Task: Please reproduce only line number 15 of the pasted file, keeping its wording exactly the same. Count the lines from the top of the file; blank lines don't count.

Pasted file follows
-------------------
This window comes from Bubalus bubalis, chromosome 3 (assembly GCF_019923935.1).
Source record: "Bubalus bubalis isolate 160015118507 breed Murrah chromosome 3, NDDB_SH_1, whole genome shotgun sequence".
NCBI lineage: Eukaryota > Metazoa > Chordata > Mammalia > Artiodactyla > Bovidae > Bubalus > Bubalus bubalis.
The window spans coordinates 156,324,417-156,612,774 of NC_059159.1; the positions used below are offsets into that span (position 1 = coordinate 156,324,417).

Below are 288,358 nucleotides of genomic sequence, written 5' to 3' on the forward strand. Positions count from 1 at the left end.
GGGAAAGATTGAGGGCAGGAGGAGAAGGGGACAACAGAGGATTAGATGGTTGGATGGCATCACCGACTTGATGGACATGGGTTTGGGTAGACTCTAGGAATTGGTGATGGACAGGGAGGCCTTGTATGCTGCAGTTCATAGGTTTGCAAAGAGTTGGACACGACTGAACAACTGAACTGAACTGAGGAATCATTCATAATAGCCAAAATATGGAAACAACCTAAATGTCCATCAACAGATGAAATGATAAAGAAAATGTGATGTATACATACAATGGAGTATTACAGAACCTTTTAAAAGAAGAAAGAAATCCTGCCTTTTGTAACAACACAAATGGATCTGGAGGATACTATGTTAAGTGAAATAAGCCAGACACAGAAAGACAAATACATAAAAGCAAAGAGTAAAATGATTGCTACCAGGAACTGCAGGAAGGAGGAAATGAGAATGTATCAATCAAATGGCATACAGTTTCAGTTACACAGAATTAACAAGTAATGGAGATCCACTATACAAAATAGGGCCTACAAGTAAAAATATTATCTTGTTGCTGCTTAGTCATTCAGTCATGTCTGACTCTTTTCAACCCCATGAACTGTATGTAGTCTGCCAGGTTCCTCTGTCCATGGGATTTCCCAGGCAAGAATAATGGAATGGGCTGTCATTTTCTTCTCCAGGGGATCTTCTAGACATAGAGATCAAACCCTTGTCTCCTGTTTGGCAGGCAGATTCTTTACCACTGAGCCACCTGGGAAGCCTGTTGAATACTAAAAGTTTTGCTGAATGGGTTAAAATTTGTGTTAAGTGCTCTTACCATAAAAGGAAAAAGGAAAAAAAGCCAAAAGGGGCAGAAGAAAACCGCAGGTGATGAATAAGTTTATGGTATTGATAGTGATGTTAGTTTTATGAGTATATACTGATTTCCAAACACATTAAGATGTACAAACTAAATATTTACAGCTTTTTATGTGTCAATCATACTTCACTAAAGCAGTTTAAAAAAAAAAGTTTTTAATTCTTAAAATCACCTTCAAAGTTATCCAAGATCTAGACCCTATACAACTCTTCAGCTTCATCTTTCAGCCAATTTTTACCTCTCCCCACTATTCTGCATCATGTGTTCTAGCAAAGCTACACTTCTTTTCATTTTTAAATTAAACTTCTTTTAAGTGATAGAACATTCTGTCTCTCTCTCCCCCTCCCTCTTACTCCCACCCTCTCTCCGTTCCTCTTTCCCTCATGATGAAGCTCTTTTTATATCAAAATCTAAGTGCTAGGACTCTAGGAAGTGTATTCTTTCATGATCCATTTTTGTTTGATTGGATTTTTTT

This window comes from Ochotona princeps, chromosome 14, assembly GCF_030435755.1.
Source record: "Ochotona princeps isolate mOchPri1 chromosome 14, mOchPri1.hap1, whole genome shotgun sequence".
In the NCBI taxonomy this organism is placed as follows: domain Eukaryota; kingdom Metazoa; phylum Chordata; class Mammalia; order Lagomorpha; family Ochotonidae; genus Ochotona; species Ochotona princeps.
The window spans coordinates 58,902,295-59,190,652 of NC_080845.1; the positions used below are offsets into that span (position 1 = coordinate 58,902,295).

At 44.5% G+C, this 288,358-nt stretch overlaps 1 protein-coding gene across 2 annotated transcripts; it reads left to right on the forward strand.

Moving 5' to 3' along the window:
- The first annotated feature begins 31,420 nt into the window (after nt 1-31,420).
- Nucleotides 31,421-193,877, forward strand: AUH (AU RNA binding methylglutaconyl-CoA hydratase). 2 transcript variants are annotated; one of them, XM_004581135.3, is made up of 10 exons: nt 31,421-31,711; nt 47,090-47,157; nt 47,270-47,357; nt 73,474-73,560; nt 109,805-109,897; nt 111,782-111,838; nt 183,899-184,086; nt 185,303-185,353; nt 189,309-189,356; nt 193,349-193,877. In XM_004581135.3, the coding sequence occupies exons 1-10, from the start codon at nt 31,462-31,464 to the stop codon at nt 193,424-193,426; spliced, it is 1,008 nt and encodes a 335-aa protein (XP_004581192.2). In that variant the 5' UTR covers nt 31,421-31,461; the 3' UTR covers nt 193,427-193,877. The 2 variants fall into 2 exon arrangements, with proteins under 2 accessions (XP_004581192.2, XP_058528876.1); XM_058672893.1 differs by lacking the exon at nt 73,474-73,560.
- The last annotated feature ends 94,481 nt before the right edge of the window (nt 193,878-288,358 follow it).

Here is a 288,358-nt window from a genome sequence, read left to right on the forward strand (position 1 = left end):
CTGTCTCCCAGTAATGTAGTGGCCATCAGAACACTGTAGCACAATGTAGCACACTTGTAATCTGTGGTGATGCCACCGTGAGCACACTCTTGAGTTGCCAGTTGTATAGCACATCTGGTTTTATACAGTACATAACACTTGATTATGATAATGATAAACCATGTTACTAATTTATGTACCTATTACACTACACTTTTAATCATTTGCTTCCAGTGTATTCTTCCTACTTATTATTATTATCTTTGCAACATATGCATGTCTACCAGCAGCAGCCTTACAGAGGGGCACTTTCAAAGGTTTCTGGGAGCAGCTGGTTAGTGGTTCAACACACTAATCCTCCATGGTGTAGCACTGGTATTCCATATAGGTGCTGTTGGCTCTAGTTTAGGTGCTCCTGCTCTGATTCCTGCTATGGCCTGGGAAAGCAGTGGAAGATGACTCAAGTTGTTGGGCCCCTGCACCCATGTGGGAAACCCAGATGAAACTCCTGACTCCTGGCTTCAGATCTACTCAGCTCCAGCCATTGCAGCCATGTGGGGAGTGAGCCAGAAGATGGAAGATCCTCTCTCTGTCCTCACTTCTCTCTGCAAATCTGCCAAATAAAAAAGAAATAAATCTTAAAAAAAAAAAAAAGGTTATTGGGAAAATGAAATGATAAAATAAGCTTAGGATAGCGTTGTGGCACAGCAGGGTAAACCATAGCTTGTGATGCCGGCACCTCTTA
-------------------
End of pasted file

- The last annotated feature ends 94,481 nt before the right edge of the window (nt 193,878-288,358 follow it).